The physical and mental benefits of playing music have long been recognized. The piano, in particular, has been an unparalleled outlet for those seeking escape, creative expression, and simply fun and joy. Recent years have only seen more evidence of the benefits of piano come to light, linking music making to a healthy body, a healthy mind, and a healthy life.
There are several benefits of playing piano that go far beyond a greater appreciation for music and the acquisition of a new skill. These benefits are applicable to both adults and children – it’s never too late, nor too early, to explore your musical side!
Even though you’re sitting down, playing the piano is a workout all its own, and offers different physical and physiological advantages to players of all ages. For instance, regular piano playing sharpens fine motor skills and improves hand-eye coordination in the young and developing. Research has shown that piano lessons for older adults have a significant impact on increased levels of Human Growth Hormone, which slows the adverse effects of aging. Bringing music into your life is also proven to reduce anxiety, heart and respiratory rates, cardiac complications, and to lower blood pressure and increase immune response.
Piano practice also boosts cognitive and intellectual abilities, which is to say it makes you smarter and activates similar parts of the brain used in spatial reasoning and math. Studying piano has also been shown to amazingly improve memory — particularly verbal memory — and build good habits like focus and perseverance, diligence and creativity. Playing piano has been shown to increase spatial-temporal ability, which figures heavily in math, science and engineering.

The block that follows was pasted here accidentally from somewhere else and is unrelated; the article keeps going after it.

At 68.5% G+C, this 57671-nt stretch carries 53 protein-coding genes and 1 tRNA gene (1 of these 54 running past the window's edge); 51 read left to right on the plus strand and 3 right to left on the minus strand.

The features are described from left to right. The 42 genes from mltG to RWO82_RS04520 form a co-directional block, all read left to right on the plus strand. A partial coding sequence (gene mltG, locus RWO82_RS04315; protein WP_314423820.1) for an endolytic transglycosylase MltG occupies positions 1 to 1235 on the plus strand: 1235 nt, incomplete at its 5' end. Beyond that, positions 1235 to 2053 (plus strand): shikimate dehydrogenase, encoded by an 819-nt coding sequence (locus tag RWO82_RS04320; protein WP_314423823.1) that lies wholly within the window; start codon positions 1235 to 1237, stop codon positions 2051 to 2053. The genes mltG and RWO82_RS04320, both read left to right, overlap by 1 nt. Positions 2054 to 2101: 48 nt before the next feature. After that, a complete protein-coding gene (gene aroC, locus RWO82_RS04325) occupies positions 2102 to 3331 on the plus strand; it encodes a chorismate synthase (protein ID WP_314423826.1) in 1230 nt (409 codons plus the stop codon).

CALMs THE MIND
Studies show that time spent at the keyboard improves mental health: people who make music experience less anxiety, loneliness, and depression. Playing piano has also been shown to be a great source of stress relief, and provides ample opportunities to bolster self-esteem. It is also a widely used form of therapy for Attention Deficit Disorder.
Scientific studies show that music stimulates the brain in a way that no other activity does. Playing a musical instrument like piano adds new neural connections developing some higher tiers in the brain.
The mental demands of piano are so significant that players’ brains are structured differently than other people’s. Brain imaging have shown that playing piano strengthens the bridge between the right and left hemispheres of the brain, and makes the connections in the frontal lobe much more efficient. That means pianists may have a serious leg up in terms of “problem solving, language, spontaneity, decision making and social behavior.”
While learning piano at a young age is a great way to develop discipline, self-esteem, and academic skills, it’s never too late to benefit from the power of playing. Adults who learn to play piano experience a decrease in depression, fatigue, and anxiety and an increase in memory, verbal communication, and a feeling of independence. Playing piano can also help alleviate symptoms of dementia, PTSD, and stroke, by improving cognition and dexterity, and reducing stress.
Tickling the ivories may not give you superpowers, but it’s clear that learning to play piano is one of the most powerful ways to exercise your mind, and soothe your soul.